Senate Insurance Committee Informational Hearing

Download 75.5 Kb.
Size75.5 Kb.
1   2   3   4   5   6   7   8   9   ...   14

This type of coverage generally assumes that the medical provider (usually a doctor or hospital) will be paid a fee for each service rendered to the patient. With fee-for-service insurance, a patient can go to any doctor and the patient or doctor or hospital submits a claim to the insurance company for reimbursement. Patients only receive reimbursement for "covered" medical expenses, and when a service is covered, the patient can expect to be reimbursed for some, but generally not all, of the cost. How much is received depends on the provisions of the policy on coinsurance and deductibles.

The portion of the covered medical expenses paid by a patient is called "coinsurance." Although there are variations, fee-for-service policies often reimburse doctor bills at 80% of the "reasonable and customary charge." This is the prevailing cost of a medical service in a given geographic area. The patient pays the other 20% which is called the coinsurance.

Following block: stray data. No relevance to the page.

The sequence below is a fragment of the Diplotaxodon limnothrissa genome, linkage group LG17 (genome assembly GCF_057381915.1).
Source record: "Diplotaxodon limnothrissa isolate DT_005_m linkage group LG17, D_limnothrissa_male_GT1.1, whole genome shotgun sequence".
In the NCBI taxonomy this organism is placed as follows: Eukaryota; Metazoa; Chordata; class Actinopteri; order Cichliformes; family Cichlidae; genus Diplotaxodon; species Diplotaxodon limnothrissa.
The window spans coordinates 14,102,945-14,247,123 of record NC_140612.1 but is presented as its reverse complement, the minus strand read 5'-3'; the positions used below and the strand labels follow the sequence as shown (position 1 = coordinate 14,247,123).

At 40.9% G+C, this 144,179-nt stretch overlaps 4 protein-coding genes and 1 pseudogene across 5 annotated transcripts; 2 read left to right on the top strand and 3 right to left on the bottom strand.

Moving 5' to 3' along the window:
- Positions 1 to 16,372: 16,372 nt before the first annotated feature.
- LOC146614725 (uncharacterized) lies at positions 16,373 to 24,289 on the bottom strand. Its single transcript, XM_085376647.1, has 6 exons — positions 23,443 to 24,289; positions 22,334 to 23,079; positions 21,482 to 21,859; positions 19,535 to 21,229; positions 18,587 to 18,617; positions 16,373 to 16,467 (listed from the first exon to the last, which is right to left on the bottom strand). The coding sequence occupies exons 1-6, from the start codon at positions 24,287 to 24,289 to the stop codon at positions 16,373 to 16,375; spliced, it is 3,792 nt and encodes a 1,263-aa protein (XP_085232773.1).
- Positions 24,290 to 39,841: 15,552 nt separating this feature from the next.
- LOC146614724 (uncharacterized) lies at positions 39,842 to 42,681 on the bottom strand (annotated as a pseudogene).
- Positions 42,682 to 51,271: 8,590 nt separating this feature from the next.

However, if a medical provider charges more than the reasonable and customary fee, the patient will have to pay the difference. For example, if the reasonable and customary fee for a medical service is $100, the insurer will pay $80. If the doctor charged $100, the patient will pay $20. But if the doctor charged $105, the patient will pay $25.

Deductibles are the amount of the covered expenses that must be paid each year before the insurer starts to reimburse the patient. These might range from $100 to $300 per year per individual, or $500 or more per family. Generally, the higher the deductible, the lower the premiums, which are the monthly, quarterly, or annual payments for the insurance.
Policies typically have an out-of-pocket maximum. This means that once expenses reach a certain amount in a given calendar year, the reasonable and customary fee for covered benefits will be paid in full by the insurer. If the doctor bills more than the reasonable and customary charge, the patient may still have to pay a portion of the bill. And Medicare limits how much a physician may charge the patient above the usual amount. There also may be lifetime limits on benefits paid under the policy.

1   2   3   4   5   6   7   8   9   ...   14

The database is protected by copyright © 2022
send message

    Main page